by Drew Rowsome- photos by Scott Gorman and Daniel DiMarco
Expanding on the actor's aphorism, "Tragedy is easy, comedy is hard," one comes to the inevitable conclusion that farce requires superhuman abilities. Boeing Boeing is a slight, silly sex farce set in the swinging '60s. When the three flight attendants, of the Coffee, Tea or Me? variety, all converge on the apartment where the man all three believe they are engaged to, housekeeper Berthe paraphrases Bette Davis, "Fasten your seatbelts, it's going to be a bumpy night." Doors are slammed, lies are told, identities are mistaken, liberties are taken, and the whole thing is, as serial-engager Bernard describes, "perpetual motion."
For a trifle whose only desire is to titillate and entertain, Boeing Boeing has an extensive pedigree. Written by Marc Camoletti in 1960, the first English version, 1962, ran for seven years in London's West End. The 1965 film starring Tony Curtis and Jerry Lewis was billed as "The Big Comedy of Nineteen-Sexty-Sex!" In 1991 it was officially listed in the Guinness Book of World Records as "the most performed French play throughout the world." And the 2008 Broadway revival was not only a popular hit, but also cleaned up critically and in collecting Tonys.
The cast of 2016's Boeing Boeing at Hart House Theatre, have to work really hard to make the perpetual motion seem effortless and effervescent. Director Cory Doran has them running up and down stairs and through doors at breakneck speed with split second timing. The three stewardesses (stewardi?) are presented as blatant stereotypes - a tough New Yorker, an overly passionate Italian, and a big-breasted Brunhilde of a German - with ridiculous accents to match. The three actresses - Eliza Martin (The Importance of Being Earnest), Katie Corbridge, and Shalyn McFaul - wear their big-hair wigs like crowns and have a blast going to the edge of going over the top. McFaul has the most outrageous fun simmering in a sexual heat backed up by some serious muscle and a bodacious bosom.
Jill McMillan as the all-wise and all-wisecracking housekeeper Berthe has impeccable timing with insouciant line readings and one-liners and eyebrows that tranchant qu'un couteau. Even though being set vaguely in the '60s, the casual racism and misogyny drags at the edges of the farce, and one of the final jokes, which no amount of underplaying or physical distraction could mute, threatens to seriously flatten the champagne. The women do get the final upper hand but it is a '60s happy ending which is disturbing in 2016 - good thing there is a curtain call set to "The Locomotion" and the giddy joy Boeing Boeing bestowed up to those moments, returns.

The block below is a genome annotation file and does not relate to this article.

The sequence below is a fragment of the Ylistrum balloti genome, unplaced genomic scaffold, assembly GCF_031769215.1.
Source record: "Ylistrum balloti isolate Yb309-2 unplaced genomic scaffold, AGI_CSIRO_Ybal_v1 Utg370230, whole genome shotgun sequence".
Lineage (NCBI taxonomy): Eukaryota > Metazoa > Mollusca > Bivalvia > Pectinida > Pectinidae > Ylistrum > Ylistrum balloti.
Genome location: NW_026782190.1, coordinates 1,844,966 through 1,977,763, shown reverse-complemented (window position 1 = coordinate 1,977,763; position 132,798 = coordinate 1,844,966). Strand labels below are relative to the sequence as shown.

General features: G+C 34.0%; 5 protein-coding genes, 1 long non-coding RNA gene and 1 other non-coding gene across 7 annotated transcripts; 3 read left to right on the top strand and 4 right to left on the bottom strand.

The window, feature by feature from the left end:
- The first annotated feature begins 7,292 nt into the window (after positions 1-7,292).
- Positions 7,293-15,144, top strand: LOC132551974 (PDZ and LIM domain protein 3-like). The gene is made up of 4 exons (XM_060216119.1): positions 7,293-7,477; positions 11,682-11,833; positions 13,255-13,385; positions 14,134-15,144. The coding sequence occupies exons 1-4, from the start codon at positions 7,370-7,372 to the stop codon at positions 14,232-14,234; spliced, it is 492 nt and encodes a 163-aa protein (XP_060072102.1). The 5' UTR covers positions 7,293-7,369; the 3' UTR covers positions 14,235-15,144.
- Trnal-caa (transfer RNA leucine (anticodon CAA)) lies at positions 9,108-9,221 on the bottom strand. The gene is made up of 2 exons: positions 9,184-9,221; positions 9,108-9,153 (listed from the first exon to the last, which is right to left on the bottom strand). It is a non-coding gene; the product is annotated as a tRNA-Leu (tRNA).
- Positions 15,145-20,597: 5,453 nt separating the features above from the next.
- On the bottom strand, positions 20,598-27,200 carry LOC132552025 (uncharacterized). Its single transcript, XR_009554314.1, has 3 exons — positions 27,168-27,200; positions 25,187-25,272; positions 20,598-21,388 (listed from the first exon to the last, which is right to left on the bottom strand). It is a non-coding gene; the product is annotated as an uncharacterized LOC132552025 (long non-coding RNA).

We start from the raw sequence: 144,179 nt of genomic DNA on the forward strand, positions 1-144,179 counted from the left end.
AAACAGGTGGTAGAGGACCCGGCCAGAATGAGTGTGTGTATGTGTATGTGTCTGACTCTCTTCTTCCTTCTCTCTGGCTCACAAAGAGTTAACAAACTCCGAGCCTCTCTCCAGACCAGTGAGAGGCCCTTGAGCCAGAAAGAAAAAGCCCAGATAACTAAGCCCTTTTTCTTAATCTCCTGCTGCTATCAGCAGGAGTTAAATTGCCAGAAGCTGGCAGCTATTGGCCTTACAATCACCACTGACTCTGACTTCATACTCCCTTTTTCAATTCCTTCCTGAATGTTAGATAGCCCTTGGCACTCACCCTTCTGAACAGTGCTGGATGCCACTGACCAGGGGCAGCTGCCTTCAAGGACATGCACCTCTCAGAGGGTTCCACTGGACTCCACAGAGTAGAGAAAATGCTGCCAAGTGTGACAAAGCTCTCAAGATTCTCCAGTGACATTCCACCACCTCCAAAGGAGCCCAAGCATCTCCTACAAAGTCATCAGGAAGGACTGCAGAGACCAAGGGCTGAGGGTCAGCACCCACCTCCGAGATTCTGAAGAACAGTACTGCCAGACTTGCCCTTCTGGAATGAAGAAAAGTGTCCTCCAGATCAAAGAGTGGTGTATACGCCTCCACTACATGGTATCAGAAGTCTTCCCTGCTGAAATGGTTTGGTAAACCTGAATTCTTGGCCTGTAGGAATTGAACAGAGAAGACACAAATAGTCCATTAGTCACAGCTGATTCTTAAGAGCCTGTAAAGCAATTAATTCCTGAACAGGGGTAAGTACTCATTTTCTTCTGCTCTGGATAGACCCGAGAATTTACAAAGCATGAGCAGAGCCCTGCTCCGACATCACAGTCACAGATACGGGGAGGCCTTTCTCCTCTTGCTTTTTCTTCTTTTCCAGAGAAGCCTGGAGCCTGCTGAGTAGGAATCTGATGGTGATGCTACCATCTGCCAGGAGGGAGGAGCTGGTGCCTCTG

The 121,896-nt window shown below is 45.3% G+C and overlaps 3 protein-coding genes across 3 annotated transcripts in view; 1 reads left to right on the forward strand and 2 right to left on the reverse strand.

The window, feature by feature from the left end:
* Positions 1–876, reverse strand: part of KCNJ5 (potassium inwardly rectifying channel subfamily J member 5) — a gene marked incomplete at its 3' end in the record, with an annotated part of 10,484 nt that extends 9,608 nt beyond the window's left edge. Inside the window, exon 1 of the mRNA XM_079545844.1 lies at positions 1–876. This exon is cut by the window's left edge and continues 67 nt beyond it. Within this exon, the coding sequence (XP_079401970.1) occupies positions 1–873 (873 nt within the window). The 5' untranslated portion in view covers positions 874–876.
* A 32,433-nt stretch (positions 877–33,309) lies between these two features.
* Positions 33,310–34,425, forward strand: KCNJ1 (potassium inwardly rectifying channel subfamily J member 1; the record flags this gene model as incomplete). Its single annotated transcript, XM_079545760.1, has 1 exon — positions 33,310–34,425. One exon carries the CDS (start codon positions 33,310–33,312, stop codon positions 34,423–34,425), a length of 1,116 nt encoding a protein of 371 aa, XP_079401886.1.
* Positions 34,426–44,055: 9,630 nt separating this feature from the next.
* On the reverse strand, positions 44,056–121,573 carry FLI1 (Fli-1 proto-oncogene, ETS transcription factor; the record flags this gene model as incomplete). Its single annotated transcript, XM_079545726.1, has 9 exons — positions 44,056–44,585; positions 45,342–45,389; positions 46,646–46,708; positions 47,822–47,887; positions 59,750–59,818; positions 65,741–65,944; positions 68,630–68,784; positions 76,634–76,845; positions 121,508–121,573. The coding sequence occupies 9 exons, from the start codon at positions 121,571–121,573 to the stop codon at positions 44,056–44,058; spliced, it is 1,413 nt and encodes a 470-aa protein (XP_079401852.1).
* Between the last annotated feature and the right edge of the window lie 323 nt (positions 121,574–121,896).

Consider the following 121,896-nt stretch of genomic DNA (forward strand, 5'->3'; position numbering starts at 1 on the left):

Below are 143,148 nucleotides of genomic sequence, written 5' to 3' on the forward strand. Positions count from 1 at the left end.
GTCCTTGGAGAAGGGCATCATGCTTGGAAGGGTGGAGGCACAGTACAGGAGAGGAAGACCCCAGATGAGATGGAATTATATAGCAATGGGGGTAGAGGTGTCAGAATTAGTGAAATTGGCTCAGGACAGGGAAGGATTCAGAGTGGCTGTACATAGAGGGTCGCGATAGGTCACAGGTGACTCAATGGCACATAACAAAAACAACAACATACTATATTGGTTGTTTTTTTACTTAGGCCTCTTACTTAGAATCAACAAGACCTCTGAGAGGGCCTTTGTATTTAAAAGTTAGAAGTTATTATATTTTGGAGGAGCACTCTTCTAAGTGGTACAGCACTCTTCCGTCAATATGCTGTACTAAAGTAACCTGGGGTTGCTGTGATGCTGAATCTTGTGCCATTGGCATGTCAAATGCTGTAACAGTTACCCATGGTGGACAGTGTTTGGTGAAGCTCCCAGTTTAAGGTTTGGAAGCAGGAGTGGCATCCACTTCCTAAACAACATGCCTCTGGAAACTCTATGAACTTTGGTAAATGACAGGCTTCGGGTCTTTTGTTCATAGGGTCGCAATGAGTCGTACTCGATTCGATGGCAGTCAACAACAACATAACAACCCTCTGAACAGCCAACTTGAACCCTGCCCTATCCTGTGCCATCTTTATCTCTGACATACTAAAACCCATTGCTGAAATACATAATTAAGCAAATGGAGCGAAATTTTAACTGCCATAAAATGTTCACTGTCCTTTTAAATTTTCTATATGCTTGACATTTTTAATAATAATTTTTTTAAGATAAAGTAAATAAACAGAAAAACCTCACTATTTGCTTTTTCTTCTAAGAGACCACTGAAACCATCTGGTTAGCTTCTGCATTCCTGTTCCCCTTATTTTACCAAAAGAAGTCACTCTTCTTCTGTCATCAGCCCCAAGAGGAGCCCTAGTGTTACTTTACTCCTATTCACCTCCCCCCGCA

Bernard Gillespie is smug and funny as the would-be-Lothario and he has some double takes, and one vocal reaction as his carefully organized "international harem" falls apart, that are priceless. But the big showy role goes to Andrei Preda (The Woman in Black, The Importance of Being Earnest) who applies a very limber physicality to a multitude of pratfalls, choreographed bits and subtle touches of stage comedy. His face and vocal range are always in motion, expressing fast and furious mood changes and almost avoiding frenetic. The character's conception is a confusing one as Preda is required to be sexually naive and lust-struck one second, suave and in control the next, it is a whiplash-inducing role and some of the transitions are sacrificed in the interest of a laugh. Or out of the impossibility of playing a Jekyll and Hyde, or after Lewis' fingerprints a Nutty Professor, without having to fall back on charm. But Preda does, unquestionably, get more than his fair share of well-deserved laughs.
Even in a nerd uniform and saddled with a hilariously flattened Wisconsin accent, Preda has an odd sexual appeal that meshes nicely with the retro-hot uniforms and pink chiffon nighties donned by the trio of stewardesses. His pas de deux with McFaul is outrageously ridiculous, sort-of hot, and added suspense to the waves of laughter by presenting the very real possibility that he could be seriously injured. Unfortunately his relationship with Martin isn't written credibly and some cheap homophobic sight gags at his and Gillepsie's expense, had half the audience laughing and half wincing. Comedy is hard and farce is harder #becauseits2016.
Boeing Boeing continues until Sat, March 6 at Hart House Theatre, 7 Hart House Circle. harthouse.ca